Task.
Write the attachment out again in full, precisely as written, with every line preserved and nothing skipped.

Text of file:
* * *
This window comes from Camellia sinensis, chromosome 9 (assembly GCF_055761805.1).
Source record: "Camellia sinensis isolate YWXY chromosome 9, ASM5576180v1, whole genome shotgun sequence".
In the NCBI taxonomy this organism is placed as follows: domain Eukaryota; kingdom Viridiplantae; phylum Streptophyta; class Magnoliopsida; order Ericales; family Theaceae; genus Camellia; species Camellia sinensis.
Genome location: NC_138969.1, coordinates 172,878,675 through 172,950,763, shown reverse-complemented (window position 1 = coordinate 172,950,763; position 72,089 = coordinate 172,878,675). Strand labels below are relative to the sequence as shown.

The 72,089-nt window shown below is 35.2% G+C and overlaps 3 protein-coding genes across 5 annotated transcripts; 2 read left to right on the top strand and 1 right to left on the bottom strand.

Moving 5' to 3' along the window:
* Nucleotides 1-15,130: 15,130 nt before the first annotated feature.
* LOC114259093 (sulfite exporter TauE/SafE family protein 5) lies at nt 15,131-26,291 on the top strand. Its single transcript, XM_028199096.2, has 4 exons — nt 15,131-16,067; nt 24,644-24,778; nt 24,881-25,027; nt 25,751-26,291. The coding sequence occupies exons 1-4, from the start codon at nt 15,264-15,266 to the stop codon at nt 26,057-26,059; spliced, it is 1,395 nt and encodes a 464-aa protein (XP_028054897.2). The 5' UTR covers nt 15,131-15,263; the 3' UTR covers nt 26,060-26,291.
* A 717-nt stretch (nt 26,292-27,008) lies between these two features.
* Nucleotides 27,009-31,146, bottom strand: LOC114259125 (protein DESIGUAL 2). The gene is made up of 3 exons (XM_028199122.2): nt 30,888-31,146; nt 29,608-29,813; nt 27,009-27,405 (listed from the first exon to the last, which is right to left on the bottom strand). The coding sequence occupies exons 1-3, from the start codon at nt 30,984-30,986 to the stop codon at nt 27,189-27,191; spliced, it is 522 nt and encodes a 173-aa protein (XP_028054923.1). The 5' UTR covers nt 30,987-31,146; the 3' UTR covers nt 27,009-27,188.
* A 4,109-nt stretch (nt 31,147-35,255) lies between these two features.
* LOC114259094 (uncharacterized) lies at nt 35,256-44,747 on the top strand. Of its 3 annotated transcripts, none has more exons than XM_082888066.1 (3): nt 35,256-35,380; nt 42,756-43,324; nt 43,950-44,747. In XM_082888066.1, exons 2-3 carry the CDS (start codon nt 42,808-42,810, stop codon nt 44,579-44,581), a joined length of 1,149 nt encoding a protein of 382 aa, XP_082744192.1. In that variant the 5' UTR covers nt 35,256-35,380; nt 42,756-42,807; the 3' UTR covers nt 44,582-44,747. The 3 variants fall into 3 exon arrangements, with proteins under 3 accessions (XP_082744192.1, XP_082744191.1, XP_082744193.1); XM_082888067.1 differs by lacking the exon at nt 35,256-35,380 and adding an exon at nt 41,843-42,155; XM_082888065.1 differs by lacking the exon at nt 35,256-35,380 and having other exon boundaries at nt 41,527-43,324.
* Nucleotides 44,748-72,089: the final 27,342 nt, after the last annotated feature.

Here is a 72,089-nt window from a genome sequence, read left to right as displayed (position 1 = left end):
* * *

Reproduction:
This window comes from Camellia sinensis, chromosome 9 (assembly GCF_055761805.1).
Source record: "Camellia sinensis isolate YWXY chromosome 9, ASM5576180v1, whole genome shotgun sequence".
In the NCBI taxonomy this organism is placed as follows: domain Eukaryota; kingdom Viridiplantae; phylum Streptophyta; class Magnoliopsida; order Ericales; family Theaceae; genus Camellia; species Camellia sinensis.
Genome location: NC_138969.1, coordinates 172,878,675 through 172,950,763, shown reverse-complemented (window position 1 = coordinate 172,950,763; position 72,089 = coordinate 172,878,675). Strand labels below are relative to the sequence as shown.

The 72,089-nt window shown below is 35.2% G+C and overlaps 3 protein-coding genes across 5 annotated transcripts; 2 read left to right on the top strand and 1 right to left on the bottom strand.

Moving 5' to 3' along the window:
* Nucleotides 1-15,130: 15,130 nt before the first annotated feature.
* LOC114259093 (sulfite exporter TauE/SafE family protein 5) lies at nt 15,131-26,291 on the top strand. Its single transcript, XM_028199096.2, has 4 exons — nt 15,131-16,067; nt 24,644-24,778; nt 24,881-25,027; nt 25,751-26,291. The coding sequence occupies exons 1-4, from the start codon at nt 15,264-15,266 to the stop codon at nt 26,057-26,059; spliced, it is 1,395 nt and encodes a 464-aa protein (XP_028054897.2). The 5' UTR covers nt 15,131-15,263; the 3' UTR covers nt 26,060-26,291.
* A 717-nt stretch (nt 26,292-27,008) lies between these two features.
* Nucleotides 27,009-31,146, bottom strand: LOC114259125 (protein DESIGUAL 2). The gene is made up of 3 exons (XM_028199122.2): nt 30,888-31,146; nt 29,608-29,813; nt 27,009-27,405 (listed from the first exon to the last, which is right to left on the bottom strand). The coding sequence occupies exons 1-3, from the start codon at nt 30,984-30,986 to the stop codon at nt 27,189-27,191; spliced, it is 522 nt and encodes a 173-aa protein (XP_028054923.1). The 5' UTR covers nt 30,987-31,146; the 3' UTR covers nt 27,009-27,188.
* A 4,109-nt stretch (nt 31,147-35,255) lies between these two features.
* LOC114259094 (uncharacterized) lies at nt 35,256-44,747 on the top strand. Of its 3 annotated transcripts, none has more exons than XM_082888066.1 (3): nt 35,256-35,380; nt 42,756-43,324; nt 43,950-44,747. In XM_082888066.1, exons 2-3 carry the CDS (start codon nt 42,808-42,810, stop codon nt 44,579-44,581), a joined length of 1,149 nt encoding a protein of 382 aa, XP_082744192.1. In that variant the 5' UTR covers nt 35,256-35,380; nt 42,756-42,807; the 3' UTR covers nt 44,582-44,747. The 3 variants fall into 3 exon arrangements, with proteins under 3 accessions (XP_082744192.1, XP_082744191.1, XP_082744193.1); XM_082888067.1 differs by lacking the exon at nt 35,256-35,380 and adding an exon at nt 41,843-42,155; XM_082888065.1 differs by lacking the exon at nt 35,256-35,380 and having other exon boundaries at nt 41,527-43,324.
* Nucleotides 44,748-72,089: the final 27,342 nt, after the last annotated feature.

Here is a 72,089-nt window from a genome sequence, read left to right as displayed (position 1 = left end):